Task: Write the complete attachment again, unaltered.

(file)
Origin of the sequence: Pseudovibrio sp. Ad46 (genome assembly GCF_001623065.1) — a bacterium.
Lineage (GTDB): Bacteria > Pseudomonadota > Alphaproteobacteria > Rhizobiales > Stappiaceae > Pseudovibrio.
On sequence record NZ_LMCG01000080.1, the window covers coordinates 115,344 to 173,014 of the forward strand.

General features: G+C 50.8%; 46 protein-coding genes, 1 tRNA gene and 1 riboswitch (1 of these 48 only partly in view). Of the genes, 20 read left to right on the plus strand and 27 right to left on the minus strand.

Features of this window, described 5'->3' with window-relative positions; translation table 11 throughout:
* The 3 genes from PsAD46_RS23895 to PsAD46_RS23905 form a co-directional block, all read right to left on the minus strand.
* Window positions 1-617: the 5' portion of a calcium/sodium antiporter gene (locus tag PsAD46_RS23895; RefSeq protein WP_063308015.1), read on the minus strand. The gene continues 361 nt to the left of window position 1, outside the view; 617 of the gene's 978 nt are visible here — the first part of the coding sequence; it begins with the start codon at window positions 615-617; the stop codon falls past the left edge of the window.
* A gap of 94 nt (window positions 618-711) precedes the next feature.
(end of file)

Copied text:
Origin of the sequence: Pseudovibrio sp. Ad46 (genome assembly GCF_001623065.1) — a bacterium.
Lineage (GTDB): Bacteria > Pseudomonadota > Alphaproteobacteria > Rhizobiales > Stappiaceae > Pseudovibrio.
On sequence record NZ_LMCG01000080.1, the window covers coordinates 115,344 to 173,014 of the forward strand.

General features: G+C 50.8%; 46 protein-coding genes, 1 tRNA gene and 1 riboswitch (1 of these 48 only partly in view). Of the genes, 20 read left to right on the plus strand and 27 right to left on the minus strand.

Features of this window, described 5'->3' with window-relative positions; translation table 11 throughout:
* The 3 genes from PsAD46_RS23895 to PsAD46_RS23905 form a co-directional block, all read right to left on the minus strand.
* Window positions 1-617: the 5' portion of a calcium/sodium antiporter gene (locus tag PsAD46_RS23895; RefSeq protein WP_063308015.1), read on the minus strand. The gene continues 361 nt to the left of window position 1, outside the view; 617 of the gene's 978 nt are visible here — the first part of the coding sequence; it begins with the start codon at window positions 615-617; the stop codon falls past the left edge of the window.
* A gap of 94 nt (window positions 618-711) precedes the next feature.